Flying the nest: how the home department shapes researchers’ career paths

Hanna Hottenrott, Cornelia Lawson

Research output: Contribution to journalArticle

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Abstract

This paper studies the importance of the socialization environment – nest – for the career destinations of early career researchers. In a sample of research groups in the fields of science and engineering at universities in Germany, we identify research orientation, output, funding as well as openness to industry and commercialization as relevant components. Nests that attract more public funding and are led by professors with high research performance are more likely to produce researchers who take jobs in public research, while links to industry predict jobs in the private sector. In a more nuanced analysis that differentiates between types of industry employment, we find that larger firms also recruit from groups with higher scientific performance, while small and medium-sized firms recruit from nests with a higher patent productivity. A focus on experimental development instead is associated with academic start-ups, and an applied focus with employment in consulting. Recommendations for research training are discussed.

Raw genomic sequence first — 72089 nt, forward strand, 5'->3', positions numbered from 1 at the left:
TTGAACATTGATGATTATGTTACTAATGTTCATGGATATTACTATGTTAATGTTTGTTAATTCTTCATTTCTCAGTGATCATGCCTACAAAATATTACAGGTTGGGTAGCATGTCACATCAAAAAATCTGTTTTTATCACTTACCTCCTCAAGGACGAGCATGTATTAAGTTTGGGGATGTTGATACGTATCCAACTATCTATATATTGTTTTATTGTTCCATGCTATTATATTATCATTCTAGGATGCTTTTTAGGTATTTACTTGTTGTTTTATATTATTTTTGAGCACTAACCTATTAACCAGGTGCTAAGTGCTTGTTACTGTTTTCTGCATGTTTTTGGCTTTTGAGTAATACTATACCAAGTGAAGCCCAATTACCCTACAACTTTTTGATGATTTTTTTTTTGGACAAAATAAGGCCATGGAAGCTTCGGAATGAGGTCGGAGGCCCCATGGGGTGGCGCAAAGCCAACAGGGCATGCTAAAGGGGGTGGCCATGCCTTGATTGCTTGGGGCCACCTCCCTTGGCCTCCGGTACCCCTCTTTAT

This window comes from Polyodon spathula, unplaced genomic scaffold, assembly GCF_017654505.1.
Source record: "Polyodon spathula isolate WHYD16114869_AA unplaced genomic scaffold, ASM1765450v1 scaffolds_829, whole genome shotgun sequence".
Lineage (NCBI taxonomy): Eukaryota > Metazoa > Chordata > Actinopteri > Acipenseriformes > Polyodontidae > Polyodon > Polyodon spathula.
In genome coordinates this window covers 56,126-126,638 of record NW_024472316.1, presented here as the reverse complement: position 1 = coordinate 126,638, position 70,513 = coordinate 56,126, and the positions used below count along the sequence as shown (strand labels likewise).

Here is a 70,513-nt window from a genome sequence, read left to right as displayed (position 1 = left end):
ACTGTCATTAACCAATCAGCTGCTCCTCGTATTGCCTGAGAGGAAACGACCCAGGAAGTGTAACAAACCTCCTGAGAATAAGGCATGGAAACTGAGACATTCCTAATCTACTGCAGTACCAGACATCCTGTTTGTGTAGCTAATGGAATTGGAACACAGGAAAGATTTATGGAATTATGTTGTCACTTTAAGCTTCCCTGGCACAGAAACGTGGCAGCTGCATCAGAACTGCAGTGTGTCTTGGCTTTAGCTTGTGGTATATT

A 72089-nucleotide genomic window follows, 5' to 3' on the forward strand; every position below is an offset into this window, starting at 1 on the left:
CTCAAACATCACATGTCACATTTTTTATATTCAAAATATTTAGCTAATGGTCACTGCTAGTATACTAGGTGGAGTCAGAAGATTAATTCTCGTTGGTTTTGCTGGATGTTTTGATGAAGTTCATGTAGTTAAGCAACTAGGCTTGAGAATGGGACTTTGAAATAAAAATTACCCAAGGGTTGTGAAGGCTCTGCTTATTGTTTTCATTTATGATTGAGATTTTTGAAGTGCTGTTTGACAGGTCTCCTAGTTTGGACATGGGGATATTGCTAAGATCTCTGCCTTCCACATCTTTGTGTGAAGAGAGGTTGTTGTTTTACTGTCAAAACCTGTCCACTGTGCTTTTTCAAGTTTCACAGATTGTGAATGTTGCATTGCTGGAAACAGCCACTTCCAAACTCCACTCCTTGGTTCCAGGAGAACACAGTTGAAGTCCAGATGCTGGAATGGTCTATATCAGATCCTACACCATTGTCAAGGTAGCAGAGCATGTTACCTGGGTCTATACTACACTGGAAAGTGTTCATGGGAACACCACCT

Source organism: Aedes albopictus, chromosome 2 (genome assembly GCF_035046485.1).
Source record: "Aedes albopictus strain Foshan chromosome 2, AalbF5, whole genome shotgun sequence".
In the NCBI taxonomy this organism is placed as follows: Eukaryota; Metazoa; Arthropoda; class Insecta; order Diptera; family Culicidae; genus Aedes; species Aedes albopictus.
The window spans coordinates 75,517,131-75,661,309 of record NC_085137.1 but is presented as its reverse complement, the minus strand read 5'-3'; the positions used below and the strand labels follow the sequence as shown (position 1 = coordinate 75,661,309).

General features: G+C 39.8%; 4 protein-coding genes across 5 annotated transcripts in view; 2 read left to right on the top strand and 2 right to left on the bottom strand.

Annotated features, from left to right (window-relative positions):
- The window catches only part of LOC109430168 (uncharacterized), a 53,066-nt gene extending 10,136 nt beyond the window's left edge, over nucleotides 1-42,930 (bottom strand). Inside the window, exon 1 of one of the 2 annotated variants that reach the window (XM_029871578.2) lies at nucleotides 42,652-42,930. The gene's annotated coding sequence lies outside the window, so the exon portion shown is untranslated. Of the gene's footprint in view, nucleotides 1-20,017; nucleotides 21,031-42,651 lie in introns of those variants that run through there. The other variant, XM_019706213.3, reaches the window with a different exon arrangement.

LanguageEnglish
Pages1091-1109
Number of pages19
JournalStudies in Higher Education
Volume42
Issue number6
Early online date5 Oct 2015
DOIs
StatusPublished - 2017

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career
industry
funding
medium-sized firm
management counsulting
commercialization
patent
socialization
performance
private sector
university teacher
Group
productivity
engineering
firm
university
science

Keywords

  • academic careers
  • research funding
  • research groups
  • researcher mobility
  • science-industry technology transfer

Cite this

Flying the nest : how the home department shapes researchers’ career paths. / Hottenrott, Hanna; Lawson, Cornelia.

In: Studies in Higher Education, Vol. 42, No. 6, 2017, p. 1091-1109.

Research output: Contribution to journalArticle

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